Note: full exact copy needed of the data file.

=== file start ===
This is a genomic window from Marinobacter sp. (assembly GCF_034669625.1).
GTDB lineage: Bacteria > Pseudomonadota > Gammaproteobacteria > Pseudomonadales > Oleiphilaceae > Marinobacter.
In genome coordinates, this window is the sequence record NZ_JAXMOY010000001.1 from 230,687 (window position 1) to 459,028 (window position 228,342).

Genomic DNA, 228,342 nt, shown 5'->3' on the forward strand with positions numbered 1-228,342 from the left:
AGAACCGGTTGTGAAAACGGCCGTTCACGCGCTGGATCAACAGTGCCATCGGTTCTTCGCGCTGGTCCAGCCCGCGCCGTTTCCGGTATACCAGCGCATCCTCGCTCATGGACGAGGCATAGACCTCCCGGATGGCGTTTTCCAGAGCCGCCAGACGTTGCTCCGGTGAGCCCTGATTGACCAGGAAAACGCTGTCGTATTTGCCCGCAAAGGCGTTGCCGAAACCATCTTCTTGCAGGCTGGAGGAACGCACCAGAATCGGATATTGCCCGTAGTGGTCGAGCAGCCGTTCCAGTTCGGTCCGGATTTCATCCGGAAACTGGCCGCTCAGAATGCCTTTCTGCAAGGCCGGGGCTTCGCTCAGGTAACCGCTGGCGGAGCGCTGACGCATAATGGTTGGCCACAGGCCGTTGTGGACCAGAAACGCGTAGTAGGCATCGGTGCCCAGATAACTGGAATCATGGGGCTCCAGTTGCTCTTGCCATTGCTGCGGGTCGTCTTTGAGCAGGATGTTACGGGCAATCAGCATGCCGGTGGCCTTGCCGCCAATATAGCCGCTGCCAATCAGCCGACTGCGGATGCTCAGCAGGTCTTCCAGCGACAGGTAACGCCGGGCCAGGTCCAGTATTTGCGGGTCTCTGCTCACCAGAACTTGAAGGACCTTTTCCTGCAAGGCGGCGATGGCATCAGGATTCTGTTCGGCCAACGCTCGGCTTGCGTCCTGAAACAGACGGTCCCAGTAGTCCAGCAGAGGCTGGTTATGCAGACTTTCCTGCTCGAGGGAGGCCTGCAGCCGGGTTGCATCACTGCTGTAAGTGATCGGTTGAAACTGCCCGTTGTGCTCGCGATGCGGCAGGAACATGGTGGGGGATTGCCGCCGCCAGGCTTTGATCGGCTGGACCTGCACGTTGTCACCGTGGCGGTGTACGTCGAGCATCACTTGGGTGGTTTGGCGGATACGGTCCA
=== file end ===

This is a genomic window from Marinobacter sp. (assembly GCF_034669625.1).
GTDB lineage: Bacteria > Pseudomonadota > Gammaproteobacteria > Pseudomonadales > Oleiphilaceae > Marinobacter.
In genome coordinates, this window is the sequence record NZ_JAXMOY010000001.1 from 230,687 (window position 1) to 459,028 (window position 228,342).

Genomic DNA, 228,342 nt, shown 5'->3' on the forward strand with positions numbered 1-228,342 from the left:
AGAACCGGTTGTGAAAACGGCCGTTCACGCGCTGGATCAACAGTGCCATCGGTTCTTCGCGCTGGTCCAGCCCGCGCCGTTTCCGGTATACCAGCGCATCCTCGCTCATGGACGAGGCATAGACCTCCCGGATGGCGTTTTCCAGAGCCGCCAGACGTTGCTCCGGTGAGCCCTGATTGACCAGGAAAACGCTGTCGTATTTGCCCGCAAAGGCGTTGCCGAAACCATCTTCTTGCAGGCTGGAGGAACGCACCAGAATCGGATATTGCCCGTAGTGGTCGAGCAGCCGTTCCAGTTCGGTCCGGATTTCATCCGGAAACTGGCCGCTCAGAATGCCTTTCTGCAAGGCCGGGGCTTCGCTCAGGTAACCGCTGGCGGAGCGCTGACGCATAATGGTTGGCCACAGGCCGTTGTGGACCAGAAACGCGTAGTAGGCATCGGTGCCCAGATAACTGGAATCATGGGGCTCCAGTTGCTCTTGCCATTGCTGCGGGTCGTCTTTGAGCAGGATGTTACGGGCAATCAGCATGCCGGTGGCCTTGCCGCCAATATAGCCGCTGCCAATCAGCCGACTGCGGATGCTCAGCAGGTCTTCCAGCGACAGGTAACGCCGGGCCAGGTCCAGTATTTGCGGGTCTCTGCTCACCAGAACTTGAAGGACCTTTTCCTGCAAGGCGGCGATGGCATCAGGATTCTGTTCGGCCAACGCTCGGCTTGCGTCCTGAAACAGACGGTCCCAGTAGTCCAGCAGAGGCTGGTTATGCAGACTTTCCTGCTCGAGGGAGGCCTGCAGCCGGGTTGCATCACTGCTGTAAGTGATCGGTTGAAACTGCCCGTTGTGCTCGCGATGCGGCAGGAACATGGTGGGGGATTGCCGCCGCCAGGCTTTGATCGGCTGGACCTGCACGTTGTCACCGTGGCGGTGTACGTCGAGCATCACTTGGGTGGTTTGGCGGATACGGTCCA